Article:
Delhi High Court has passed a series of directions to Delhi Urban Shelter Improvement Board, All India Institute of Medical Sciences, and the Delhi Government to ensure proper facilities and treatment are provided to the residents of night shelters set up within the AIIMS premises.
While highlighting various factors that need to be addressed by all the authorities, the Division Bench of Justice Vipin Sanghi and Justice Rajnish Bhatnagar directed the authorities to ensure that there is proper coordination among them to curb the further spreading of COVID19 in night shelters, and to provide adequate treatment to those who are already infected.
After perusing the video recording submitting in pursuance of court's last order, it was observed that all the concerns raised by Ms Rachna Malik in relation to lack of water, which was leading to unhygienic sanitation conditions; lack of drinking water; lack of record being maintained of the persons/visitors visiting the night shelter home, are correct.
When Ms Malik informed the court that after last order DUSIB swung into action and ensured water and sanitation facility, but the log register is still not adequately maintained, the court noted that a system should be put in place where sufficient checks and vigilance is maintained with regard to maintenance of facilities at the night shelters in question, and other night shelters being run and managed by DUSIB in the NCT of Delhi.
The court observed that:
'Though it appears that after the passing of our last order the senior officials of DUSIB, as well as the Chief Secretary, Delhi, have become alive to the problems highlighted by us , and corrective steps have been taken, our apprehension is that the situation may again go back to what it was, once Court's monitoring stops.'
The court further directed DUSIB to accredit NGOs and individual social workers who are associated with the night shelters, and to involve the NGOs and individual social workers in the matter of supervision of such like night shelters. Further, any grievances, complaints or suggestions that DUSIB may receive in respect of any of its night shelters from such NGOs, or social workers, should firstly be taken on record and actioned without any delay.
For ensuring adequate sanitization at night shelters, the court directed DUSIB to provide liquid soaps and hand sanitizers at such night shelters. In order to ensure decongestion of night shelters, the court directed DUSIB to ensure that only patients and their immediate attendants are permitted to occupy the night shelters at AIIMS, and other night shelters in the vicinity of other Government hospitals in Delhi. All other occupants, who are not receiving treatment at the concerned Government hospital, should be shifted to the other night shelters managed by DUSIB.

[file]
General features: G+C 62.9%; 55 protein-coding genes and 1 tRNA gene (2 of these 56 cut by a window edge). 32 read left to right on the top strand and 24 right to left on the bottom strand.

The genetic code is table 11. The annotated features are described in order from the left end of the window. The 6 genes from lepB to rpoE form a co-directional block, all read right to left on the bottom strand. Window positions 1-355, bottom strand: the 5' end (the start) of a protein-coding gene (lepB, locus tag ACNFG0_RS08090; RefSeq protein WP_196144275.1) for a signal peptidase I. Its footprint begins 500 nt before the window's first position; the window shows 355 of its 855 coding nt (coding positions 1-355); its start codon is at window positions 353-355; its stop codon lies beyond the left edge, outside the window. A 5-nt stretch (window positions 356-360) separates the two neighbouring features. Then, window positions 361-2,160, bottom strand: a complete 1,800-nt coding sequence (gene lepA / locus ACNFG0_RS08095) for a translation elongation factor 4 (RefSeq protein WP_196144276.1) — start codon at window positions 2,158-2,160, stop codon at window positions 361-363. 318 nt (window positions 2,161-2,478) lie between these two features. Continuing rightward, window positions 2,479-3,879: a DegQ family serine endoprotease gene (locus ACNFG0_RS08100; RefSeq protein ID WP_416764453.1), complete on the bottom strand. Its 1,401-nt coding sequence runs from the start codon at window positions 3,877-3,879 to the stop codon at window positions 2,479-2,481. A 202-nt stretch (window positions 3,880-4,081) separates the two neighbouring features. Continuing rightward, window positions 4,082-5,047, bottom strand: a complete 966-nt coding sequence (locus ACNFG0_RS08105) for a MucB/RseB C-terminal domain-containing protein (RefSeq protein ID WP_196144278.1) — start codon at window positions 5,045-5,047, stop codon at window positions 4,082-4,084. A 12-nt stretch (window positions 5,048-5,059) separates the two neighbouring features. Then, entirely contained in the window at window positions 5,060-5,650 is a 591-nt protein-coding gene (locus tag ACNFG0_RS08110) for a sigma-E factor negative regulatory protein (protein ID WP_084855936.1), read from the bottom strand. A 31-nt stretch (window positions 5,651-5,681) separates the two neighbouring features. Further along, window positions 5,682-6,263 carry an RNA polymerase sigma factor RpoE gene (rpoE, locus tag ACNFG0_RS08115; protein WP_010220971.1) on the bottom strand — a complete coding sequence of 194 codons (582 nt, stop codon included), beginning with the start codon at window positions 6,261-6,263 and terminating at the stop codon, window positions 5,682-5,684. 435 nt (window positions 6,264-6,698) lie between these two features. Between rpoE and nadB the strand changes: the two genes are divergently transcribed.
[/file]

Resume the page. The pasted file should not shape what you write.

'If there are patients and their attendants, who require visits to the Government hospital occasionally, they should be shifted out of such
like night shelters to night shelters where they could be accomodated, and transport facilities should be made available to them, so that they could visit the Government hospital concerned as and when they are granted appointment, or they need to visit the hospital.'
At this point, Mr Anand Varma, who was appearing for AIIMS, informed the court that AIIMS would be willing to undertake the supervision of the night shelter, managed by DUSIB, by following the same Standard Operating Procedure (SOP), as is applicable to the Vishram Sadan.
Mr Varma also stated that AIIMS could take over the night shelter in the Vishram Sadan complex, and manage the same like the other Vishram Sadans to the exclusion of DUSIB.
On the issue of the spread of COVID19 in the night shelter the court expressed dissatisfaction with the handling of the situation by observing that:
'The failure to test all the occupants of the night shelter, who were more than 90 in number, may have led to a further outbreak of the viral disease amongst many other persons with whom they may have come in contact.'
To ensure that the same incident is not repeated, the court directed the authorities to ensure that all such occupants of the night shelter, who are found Covid-19 positive, are quarantined so that they do not infect others, who may have not got the infection yet.
While observing that there was a lack of coordination between the authorities to deal with the residents of night shelters who tested positive for COVID19, the court believed that the same can be solved by both AIIMS and the GNCTD nominating their respective Nodal Officers, whose contact details, including email ids and mobile phone numbers should be exchanged between them. Any communication between AIIMS and GNCTD in relation to Covid-19 patients should be addressed to the Nodal Officers of the other party.
Lastly, the court directed AIIMS to take individual, case by case, decisions with regard to the admission of any new COVID-19 patient from amongst the residents of the night shelter, whose results are yet to come.
Petitioner in the present case was represented by Senior Advocate Darpan Wadhwa and Advocates Arjun Syal, Manjira Dasgupta, Mithu Jain, Vidisha Kumar, and Akhyil Wahal.
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